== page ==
What Janja is being subjected to is what is known as a forced marriage as she has not consented to the marriage that has been organized in India as she is being pressurized by her parents through psychological and emotional coercion to get married to her cousin against her will. Right from the onset, it is important to note that England recognizes foreign marriages and at times may ignore incapacities that may make a marriage invalid in England aiming to tolerate even marriages that may be offensive to English courts as was held in Cheni (otherwise Rodriguez) v Cheni  3 All ER 873. A marriage that has taken place in a foreign jurisdiction in this case India will only be recognized by English courts it is formally valid and the parties to the marriage had capacity to contract a marriage. In this case, the marrying off of Janya may be found to be invalid if it did not conform to the requirement of a ceremony as provided by the local laws of India. The capacity to marry will therefore be governed under Rule 67 of Dicey and Morris which states that the capacity to marry is governed by the marriage laws of a party before they get married as held in R v Brentwood Superintendent Registrar of Marriages ex parte Arias  2 QB 956.968 and may be void if one of the parties lacked the capacity to marry. The capacities of the party in this case Janja, though not in doubt, what the court will consider is the fact that the marriage has not been procured out of the free will or consent of one party contrary to both common law judicial precedents and statutory law as enacted in England.
Having been born in Newport in the United Kingdom, Janya is considered an English citizen and the English law applies and the marriage to his cousin who is in India is assumed to be void as it does not meet the provisions of the Marriage Acts 1949 to 1986 as enshrined under section 11 of the Matrimonial Causes Act 1973. Similarly under Section 12, the marriage is deemed voidable as Janya has not willfully consummated it neither has she consented to it as her parents. Janya can rely on the provisions of Section 14 (2) of the Matrimonial Causes Act which states that a marriage celebrated outside England may be void or on the basis of the rules outside the jurisdiction of England and Wales voidable. Janja can contact the Forced Marriage Unit (FMU) which assists British nationals who are facing forced marriages abroad which can help in bring her back to Britain or alternatively bring her to safety. The FMU may also be helpful to Janja as it may offer information and advice including legal remedies to her which may stop her forced marriage in India.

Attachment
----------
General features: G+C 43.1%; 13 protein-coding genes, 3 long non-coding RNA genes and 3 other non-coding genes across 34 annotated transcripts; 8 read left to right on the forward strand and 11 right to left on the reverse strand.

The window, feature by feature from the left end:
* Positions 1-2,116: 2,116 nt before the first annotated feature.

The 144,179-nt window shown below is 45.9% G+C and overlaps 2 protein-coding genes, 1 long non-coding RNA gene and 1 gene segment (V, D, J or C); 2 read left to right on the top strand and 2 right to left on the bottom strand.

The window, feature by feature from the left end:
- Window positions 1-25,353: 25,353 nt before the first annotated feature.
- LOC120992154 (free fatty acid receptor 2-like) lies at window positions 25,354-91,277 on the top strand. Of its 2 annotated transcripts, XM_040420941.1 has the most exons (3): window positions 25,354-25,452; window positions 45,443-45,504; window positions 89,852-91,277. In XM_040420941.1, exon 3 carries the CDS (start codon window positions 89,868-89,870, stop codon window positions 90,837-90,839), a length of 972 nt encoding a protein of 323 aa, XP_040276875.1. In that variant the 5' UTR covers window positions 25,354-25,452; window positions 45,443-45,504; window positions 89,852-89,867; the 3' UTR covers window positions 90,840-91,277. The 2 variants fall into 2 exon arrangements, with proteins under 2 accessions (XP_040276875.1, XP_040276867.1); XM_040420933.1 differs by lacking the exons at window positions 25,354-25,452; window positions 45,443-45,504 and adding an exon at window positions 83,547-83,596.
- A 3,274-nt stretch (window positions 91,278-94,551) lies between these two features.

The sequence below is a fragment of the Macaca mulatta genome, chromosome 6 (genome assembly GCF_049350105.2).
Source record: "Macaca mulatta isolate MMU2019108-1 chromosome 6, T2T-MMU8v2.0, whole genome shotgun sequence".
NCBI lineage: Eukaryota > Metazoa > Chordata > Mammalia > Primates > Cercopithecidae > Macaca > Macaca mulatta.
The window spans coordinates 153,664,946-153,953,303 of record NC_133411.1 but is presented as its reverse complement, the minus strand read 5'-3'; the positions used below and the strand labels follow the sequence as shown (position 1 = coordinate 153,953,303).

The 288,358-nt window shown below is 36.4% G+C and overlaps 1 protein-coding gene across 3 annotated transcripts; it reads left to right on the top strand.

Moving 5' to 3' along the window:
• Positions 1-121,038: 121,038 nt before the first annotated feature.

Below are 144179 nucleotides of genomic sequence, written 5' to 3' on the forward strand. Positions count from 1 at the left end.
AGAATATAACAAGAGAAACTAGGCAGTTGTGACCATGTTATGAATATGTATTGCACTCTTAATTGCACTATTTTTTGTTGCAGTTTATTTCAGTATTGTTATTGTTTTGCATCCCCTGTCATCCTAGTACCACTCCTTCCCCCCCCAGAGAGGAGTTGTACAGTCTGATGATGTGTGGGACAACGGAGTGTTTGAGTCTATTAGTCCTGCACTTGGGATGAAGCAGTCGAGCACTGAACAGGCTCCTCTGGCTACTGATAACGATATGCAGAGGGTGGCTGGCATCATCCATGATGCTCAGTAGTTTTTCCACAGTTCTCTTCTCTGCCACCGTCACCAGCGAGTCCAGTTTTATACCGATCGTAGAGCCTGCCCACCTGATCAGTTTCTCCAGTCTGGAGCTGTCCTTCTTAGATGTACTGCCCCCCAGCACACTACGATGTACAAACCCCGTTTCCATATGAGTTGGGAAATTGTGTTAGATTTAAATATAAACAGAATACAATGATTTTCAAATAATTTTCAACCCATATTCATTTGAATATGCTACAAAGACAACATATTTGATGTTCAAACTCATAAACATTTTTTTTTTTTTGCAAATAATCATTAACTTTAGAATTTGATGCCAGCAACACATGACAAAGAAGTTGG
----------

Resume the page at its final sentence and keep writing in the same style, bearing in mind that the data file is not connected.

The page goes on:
As already stated, marriages contracted overseas or outside the United Kingdom, they will only be deemed valid if the law of the place of celebration recognizes the marriage ceremony and the capacities have the capacity to marry under the law of the particular domicile. The marrying off of Janja against her will falls under the Forced Marriage (Civil Protection) Act 2007 which aims to protect the victims of forced marriages as they empower courts of law to make forced marriage protection orders to protect victims of forced marriages (Great Britain 2008, p.85). Similarly, the Universal Declaration of Human Rights at Article 16 provides that marriage shall only be entered into through the free will and consent of the intending spouses and therefore the forcing of Janja into marriage in India is contrary to human rights provisions. Though at the beginning the marriage looked as an arranged marriage, it turned out to resemble a forced marriage as the non-consenting party; in this case Janja is forced to be married off under coercion and duress.
S.12(c) of the Matrimonial Cases Act 1973 also makes a marriage voidable if either of the parties to the marriage did not consent to it and in this case, the fact that the marriage was made under duress and coercion of Janja including an attempt to make her travel by force, the marriage will be vitiated. The legal implication of this marriage is that it may still valid until a decree of nullity is obtained and have been commenced within three years of the marriage. The parents to Janja may also be prosecuted for a number of offences such as abduction or threatening behaviour amongst others for securing a forced marriage of a person deemed a British national. The court when faced with such a case may issue orders that at times is difficult to enforce due to the international nature of some forced marriages requiring that there is cooperation between all persons concerned in the enforcement of laws not within their domicile jurisdictions.